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An illustration of Article XVIII, "Of Free Will," of the Augsburg Confession, which reads "...[M]an's will has some liberty to choose civil righteousness, and to work things subject to reason. But it has no power, without the Holy Ghost, to work the righteousness of God, that is, spiritual righteousness ..."[1]

Monergism describes the position in Christian theology of those who believe that God through the Holy Spirit works to effectually bring about the salvation of individuals through spiritual regeneration without cooperation from the individual. Monergism is most often associated with Calvinism (e.g., Presbyterians and Dutch Reformed) and its doctrine of irresistible grace and in particular with historic doctrinal differences between Calvinism on the one hand and Arminianism on the other.

This position is often presented in contrast to synergism, the belief that God and individuals cooperate for salvation. Lutherans generally adhere to a modified and less stringent form of monergism.

Statement of the doctrine

Monergism states that the regeneration of an individual is the work of God the Holy Spirit alone, as opposed to synergism, which, in its simplest form, argues that the human will cooperates with God's grace in order to be regenerated. To the synergist, faith may arise from unregenerated human nature. Salvation is not complete until the individual performs some action(s). According to monergism, faith in Christ only springs from a heart first renewed by God. Among various arguments, proponents believe 1 Corinthians 12:3 to mean that no one can possibly confess Jesus as Lord apart from the Holy Spirit's prompting and conviction.

Since faith is infinitely beyond all the power of our unregenerated human nature, it is only God who can give the spiritual ears to hear and eyes to see the beauty of Christ in the gospel. God alone disarms the hostility of the sinner turning his heart of stone to a heart of flesh. It is God, the Holy Spirit, alone who gives illumination and understanding of His word that we might believe; It is God who raises us from the death of sin, who circumcises the heart; unplugs our ears; It is God alone who can give us a new sense, a spiritual capacity to behold the beauty and unsurpassed excellency of Jesus Christ. The apostle John recorded Jesus saying to Nicodemus that we naturally love darkness, hate the light and WILL NOT come into the light (John 3:19, 20). And since our hardened resistance to God is thus seated in our affections, only God, by His grace, can lovingly change, overcome and pacify our rebellious disposition. The natural man, apart from the quickening work of the Holy Spirit, will not come to Christ on his own since he is at enmity with God and cannot understand spiritual things (1 Cor 2:14). Shining a light into a blind man's eyes will not enable him to see, because eyesight first requires a set of healthy eyes. Likewise, reading or hearing the word of God alone cannot elicit saving faith in the reader (1 Thess 1:4, 5) unless God plows up the fallow ground of our hearts and the Spirit "germinates" the seed of the word, opening our eyes to see Christ's true beauty and excellency and uniting us to Him through a Spirit-wrought faith. The problem is not with the Word or God's Law but with man's prideful heart. The humility required to submit to the gospel is, therefore, not prompted by man's will but by God's mercy (Rom 9:16) since no one can believe the gospel unless God grants it (John 6:63, 65). As an example of how the Spirit uses the means of the spoken word to disarm closed hearts, the Book of Acts records the work of the Holy Spirit during the preaching of the apostles and, in one instance, states that "the Lord opened her [Lydia's] heart to respond to the things spoken by Paul," (Acts 16:14). The Spirit must likewise give all His people spiritual life and understanding if their hearts are to be opened and thus respond to Christ in faith. God commands all people everywhere to repent and believe the gospel, so the monergist believes in heralding the gospel indiscriminately. But no one will hear it UNLESS the Spirit gives them ears to hear.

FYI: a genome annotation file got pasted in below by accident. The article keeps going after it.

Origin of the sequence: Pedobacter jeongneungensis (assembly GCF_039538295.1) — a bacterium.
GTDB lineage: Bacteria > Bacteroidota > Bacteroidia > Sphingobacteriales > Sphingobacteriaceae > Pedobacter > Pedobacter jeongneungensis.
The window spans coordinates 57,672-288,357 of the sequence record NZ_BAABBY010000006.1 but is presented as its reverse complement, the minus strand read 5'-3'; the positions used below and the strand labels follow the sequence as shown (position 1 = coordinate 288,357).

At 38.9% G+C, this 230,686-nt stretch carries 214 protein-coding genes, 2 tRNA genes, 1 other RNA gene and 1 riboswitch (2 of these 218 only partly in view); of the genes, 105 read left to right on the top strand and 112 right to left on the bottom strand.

Opposition to monergism

Synergists typically believe that God wills human beings to follow Him and leads people into the decision, but He does not determine the choice for the individual. Some synergists believe that because man is made in the "image and likeness of God," he has the ability to make free choices for good or for evil. Other synergists believe fallen man is by default unable to do good but God has extended grace to all people which gives them the ability to have faith in Christ (see prevenient grace). Either way, synergists believe individual salvation is a matter of individual, not divine, choice. Synergists look to various Biblical passages, such as the parable of the talents and the passage "If today you hear the voice of God, harden not your heart."

Some synergists believe that monergism is fatalistic. The argument is largely predicated on moral considerations, namely that there is no necessity to live in a godly and decent way and obey God's law if one cannot have an influence on his or her personal salvation.

Another argument against monergism is that it is comparable to the lottery; for the human being, the eventual outcome of grace could just as well be the result of drawing a lot or a divine whim.


External links

ru:Монергизм pt:Monergismo fi:Monergismi